Monday, September 30, 2013

Pictures and Stories From My 2013 10-Day Grand Canyon River Trip - Into the Green

Northern Arizona has experienced a very strong flow of monsoon moisture this summer and my Grand Canyon river trip benefited greatly from the multiple rain events. Canyon hill- slopes were exceedingly green from the recent moisture, known to be the second wettest monsoon since records have been kept.

This years trip was run under the auspices of the Grand Canyon Field Institute (GCFI), their first ever offering of a motorized rafting trip. It will now be an annual trip (sorry - the 2014 departure is already oversubscribed, but the 2015 trip will soon be taking reservations - book with GCFI). The trip this year was an unqualified success - great education from three interpreters, fantastic hikes (including two new ones for me), and absolutely perfect weather. The outfitter was Arizona Raft Adventures (AzRA), one of the most experienced outfitters on the river in Grand Canyon. Here are the pictures and stories.

Just two days before the start of our trip, Cathedral Wash near Lees Ferry flashed with a vengeance and sent these six-foot wide boulders down toward the Colorado River.

The Paria River went to 6,500 cfs but had dropped back to 100 cfs by the start of the trip.

The S-rig running House Rock Rapid. Flows ran between 7,000 and 13,000 cfs on the Colorado River.

The rains made the canyon come alive with greenery. I cannot recall the last time I saw the canyon this lush. I schedule the late sumer time to take advantage of the "second wilflower" season.

Resurrection moss is full glory.

A side hike up into Nautiloid Canyon is always a treat to observe these fossils found in the Mississippian Redwall Limestone.

Fresh rains made the datura metaloides flourish.

We only experienced about 100 drops of rain  on the very first day. These thunderheads were the last ones seen for the 2013 monsoon, a season to remember.

At Eminence Camp, Nikki Cooley shares stories about her Navajo culture. The setting was unrivaled.

Meanwhile the boatmen were baking our after dinner dessert.

In the mornings we always have a geology talk to explain what we are going to see during the day. There is no place beeter to learn geology than on the river for 225 miles.

Colorado four o'clock growing along the trail to Saddle Canyon.

Into the green in Saddle Canyon. The fragrance of the plants was like being in a perfume factory!

Saddle Canyon waterfall.

Marble Canyon tranquility.

Learning about the ancient landscapes of the Grand Canyon.

A loop hike into Carbon Creek Canyon is always fun.

The boulders are large and interesting.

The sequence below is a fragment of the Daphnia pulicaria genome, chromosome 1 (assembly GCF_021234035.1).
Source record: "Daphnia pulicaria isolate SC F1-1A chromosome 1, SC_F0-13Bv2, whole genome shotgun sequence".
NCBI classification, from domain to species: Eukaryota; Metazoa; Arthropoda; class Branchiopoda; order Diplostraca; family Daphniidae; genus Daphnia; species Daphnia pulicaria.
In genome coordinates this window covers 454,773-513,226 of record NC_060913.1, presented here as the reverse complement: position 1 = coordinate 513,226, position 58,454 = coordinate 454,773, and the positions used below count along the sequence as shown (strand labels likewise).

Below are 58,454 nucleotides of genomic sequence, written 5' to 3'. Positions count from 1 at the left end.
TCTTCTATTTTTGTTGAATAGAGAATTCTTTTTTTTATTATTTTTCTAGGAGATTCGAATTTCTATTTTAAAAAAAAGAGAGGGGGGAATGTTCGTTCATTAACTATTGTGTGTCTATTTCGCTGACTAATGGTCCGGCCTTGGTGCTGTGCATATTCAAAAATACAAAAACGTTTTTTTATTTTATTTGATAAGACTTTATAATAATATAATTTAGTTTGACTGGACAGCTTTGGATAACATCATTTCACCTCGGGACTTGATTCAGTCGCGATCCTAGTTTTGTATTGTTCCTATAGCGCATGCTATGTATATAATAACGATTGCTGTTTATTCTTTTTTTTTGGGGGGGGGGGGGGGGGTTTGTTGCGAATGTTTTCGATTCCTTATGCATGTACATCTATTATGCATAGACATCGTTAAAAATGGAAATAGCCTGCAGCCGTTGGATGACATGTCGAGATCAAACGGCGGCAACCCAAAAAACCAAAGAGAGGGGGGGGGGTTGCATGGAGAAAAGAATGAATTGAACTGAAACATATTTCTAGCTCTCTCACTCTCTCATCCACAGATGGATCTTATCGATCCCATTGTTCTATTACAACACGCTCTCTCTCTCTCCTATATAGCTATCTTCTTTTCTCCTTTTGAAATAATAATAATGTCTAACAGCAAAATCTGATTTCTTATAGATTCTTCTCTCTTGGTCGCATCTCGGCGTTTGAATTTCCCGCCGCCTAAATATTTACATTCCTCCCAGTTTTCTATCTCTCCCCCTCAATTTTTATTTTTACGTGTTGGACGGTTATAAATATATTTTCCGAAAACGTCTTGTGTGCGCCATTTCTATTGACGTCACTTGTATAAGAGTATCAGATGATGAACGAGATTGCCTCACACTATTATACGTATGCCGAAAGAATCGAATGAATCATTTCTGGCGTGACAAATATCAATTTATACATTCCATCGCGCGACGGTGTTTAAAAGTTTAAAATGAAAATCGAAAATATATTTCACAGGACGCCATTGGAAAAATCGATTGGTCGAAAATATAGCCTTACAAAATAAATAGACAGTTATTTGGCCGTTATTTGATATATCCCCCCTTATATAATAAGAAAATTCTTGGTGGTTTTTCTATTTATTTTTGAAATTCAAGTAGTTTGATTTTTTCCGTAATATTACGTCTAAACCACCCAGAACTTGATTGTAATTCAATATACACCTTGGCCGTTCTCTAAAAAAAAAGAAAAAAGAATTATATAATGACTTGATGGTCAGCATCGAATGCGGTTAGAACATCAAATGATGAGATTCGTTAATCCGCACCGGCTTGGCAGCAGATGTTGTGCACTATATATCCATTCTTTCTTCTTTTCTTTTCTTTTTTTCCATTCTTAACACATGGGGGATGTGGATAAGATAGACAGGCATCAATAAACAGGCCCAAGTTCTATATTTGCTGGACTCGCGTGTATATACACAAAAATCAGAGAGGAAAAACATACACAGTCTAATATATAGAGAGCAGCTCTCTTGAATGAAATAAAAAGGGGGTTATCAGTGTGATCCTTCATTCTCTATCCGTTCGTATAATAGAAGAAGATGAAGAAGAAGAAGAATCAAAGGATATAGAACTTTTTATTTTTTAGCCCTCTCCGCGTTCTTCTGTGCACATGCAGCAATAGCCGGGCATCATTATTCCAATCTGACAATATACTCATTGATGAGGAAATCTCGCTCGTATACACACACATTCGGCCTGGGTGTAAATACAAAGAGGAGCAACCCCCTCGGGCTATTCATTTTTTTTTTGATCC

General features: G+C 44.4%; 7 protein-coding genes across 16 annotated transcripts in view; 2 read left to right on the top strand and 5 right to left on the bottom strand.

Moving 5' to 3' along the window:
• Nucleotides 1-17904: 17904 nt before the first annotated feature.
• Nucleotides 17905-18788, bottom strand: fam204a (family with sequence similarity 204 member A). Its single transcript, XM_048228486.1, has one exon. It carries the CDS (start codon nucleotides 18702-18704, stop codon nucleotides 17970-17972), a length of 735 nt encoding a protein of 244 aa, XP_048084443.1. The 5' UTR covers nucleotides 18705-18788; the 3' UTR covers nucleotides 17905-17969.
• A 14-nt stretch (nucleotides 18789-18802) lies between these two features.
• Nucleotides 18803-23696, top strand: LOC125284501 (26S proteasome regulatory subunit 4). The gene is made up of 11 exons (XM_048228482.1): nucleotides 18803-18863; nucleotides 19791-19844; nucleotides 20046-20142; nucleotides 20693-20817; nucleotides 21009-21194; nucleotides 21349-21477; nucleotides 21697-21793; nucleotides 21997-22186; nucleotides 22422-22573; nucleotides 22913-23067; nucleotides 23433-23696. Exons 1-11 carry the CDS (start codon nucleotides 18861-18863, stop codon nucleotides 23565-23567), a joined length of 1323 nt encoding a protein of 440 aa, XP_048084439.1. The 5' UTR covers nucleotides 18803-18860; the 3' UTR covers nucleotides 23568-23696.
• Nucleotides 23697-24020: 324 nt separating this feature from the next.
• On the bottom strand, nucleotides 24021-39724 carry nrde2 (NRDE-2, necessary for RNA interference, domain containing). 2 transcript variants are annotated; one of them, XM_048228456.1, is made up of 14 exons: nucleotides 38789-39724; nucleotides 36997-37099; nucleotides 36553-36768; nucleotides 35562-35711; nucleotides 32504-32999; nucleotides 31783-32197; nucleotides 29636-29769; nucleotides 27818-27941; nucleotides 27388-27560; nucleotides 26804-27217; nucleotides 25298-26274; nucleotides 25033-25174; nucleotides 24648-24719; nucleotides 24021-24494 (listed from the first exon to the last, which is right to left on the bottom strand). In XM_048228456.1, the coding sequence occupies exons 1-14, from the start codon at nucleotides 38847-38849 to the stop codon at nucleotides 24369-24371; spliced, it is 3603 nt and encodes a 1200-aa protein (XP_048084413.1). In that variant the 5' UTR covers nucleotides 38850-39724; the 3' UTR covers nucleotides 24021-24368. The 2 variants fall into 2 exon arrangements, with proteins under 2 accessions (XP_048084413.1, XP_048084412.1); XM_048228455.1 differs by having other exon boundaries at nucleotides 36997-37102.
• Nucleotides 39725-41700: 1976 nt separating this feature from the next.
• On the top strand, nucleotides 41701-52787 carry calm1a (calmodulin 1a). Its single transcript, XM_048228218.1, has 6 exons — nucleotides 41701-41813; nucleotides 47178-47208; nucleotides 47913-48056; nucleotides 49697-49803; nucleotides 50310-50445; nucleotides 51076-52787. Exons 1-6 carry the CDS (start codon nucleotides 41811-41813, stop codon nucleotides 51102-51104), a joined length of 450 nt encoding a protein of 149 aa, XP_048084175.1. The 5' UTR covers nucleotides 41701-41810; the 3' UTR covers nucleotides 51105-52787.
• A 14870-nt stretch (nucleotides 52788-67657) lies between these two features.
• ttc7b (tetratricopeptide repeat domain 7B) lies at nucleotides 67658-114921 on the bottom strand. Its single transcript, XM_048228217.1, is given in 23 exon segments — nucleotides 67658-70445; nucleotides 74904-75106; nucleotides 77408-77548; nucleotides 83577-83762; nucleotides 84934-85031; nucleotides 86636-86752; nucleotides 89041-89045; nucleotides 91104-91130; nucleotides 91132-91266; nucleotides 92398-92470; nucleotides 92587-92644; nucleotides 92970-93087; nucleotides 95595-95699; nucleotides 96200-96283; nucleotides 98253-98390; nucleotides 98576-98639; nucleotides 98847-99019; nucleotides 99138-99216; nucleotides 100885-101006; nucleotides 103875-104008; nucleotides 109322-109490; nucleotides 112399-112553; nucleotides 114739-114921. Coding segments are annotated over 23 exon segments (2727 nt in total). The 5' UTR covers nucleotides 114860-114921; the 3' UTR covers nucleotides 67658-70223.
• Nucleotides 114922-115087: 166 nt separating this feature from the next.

Group photo at the Butte Fault.

The Precambrian Galeros Formation (bottom 3/4's of photo) can only bee seen in the Chuar basin in Grand Canyon and represents deposition in a shallow sea about 800 million years ago.

Looking south to the Tanner Trail where the grass overwhelmed the hillside.

Boatman Jerry Cox pointing out the Butte Fault where it crosses the Colorado River.

More green as we make the turn at the "big bend" of the Colorado River beneath Desert View.

Another quite moment on the rafts with a shadowed Comanche Point in the upper right.

Setting up camp on beautiful white sand beaches, this one located near the end of the North Bass Trail at River Mile 107.

Our wonderful boatmen, Ed, Katie, and Jerry.

Elves Chasm enchantment.

Nikki made Navajo fry bread one night - the first time I have ever enjoyed this local food on the river.

One of the new hikes I got to experience was the overland route from the Middle Granite Narrows to Deer Creek. Here is the view across to the south side of the river with the desert in full summer bloom.

The brittle bush (Encelia farinosa) was so full and green.

This was a great hike with lots of well-watered barrel cactus (Echinocactus polycephalus).

Hiking in the green. The temperatures were often 90 during the day and mid-60's at night.

Deer Creek is a lush drainage that is tributary to the Ciolorado River.

The Deer Crek waterfall where it enters the river.

Horn coral fossils seen along the river in a boulders that rolled down from the cliffs above.

The occotillo (Foquieria splendens) was fully leafed out everywhere.

Crossing Havasu Creek for a swim in the warm water.

Big horn ram seen at River Mile 158 below Havasu Canyon.

Running Lava Falls.

And the joy afterwards.

Group shot at 212 Camp, September 23, 2013. Thanks to our wonderful crew and AzRA. And for all of the excellent hikes, camps, swims, conversations and explorations in Grand Canyon.

1 comment:

  1. It was an incredible experience, Wayne. I enjoyed every minute of the trip Thank you to you, Jack, Ed, Jerry, Katie, and especially Nikki.


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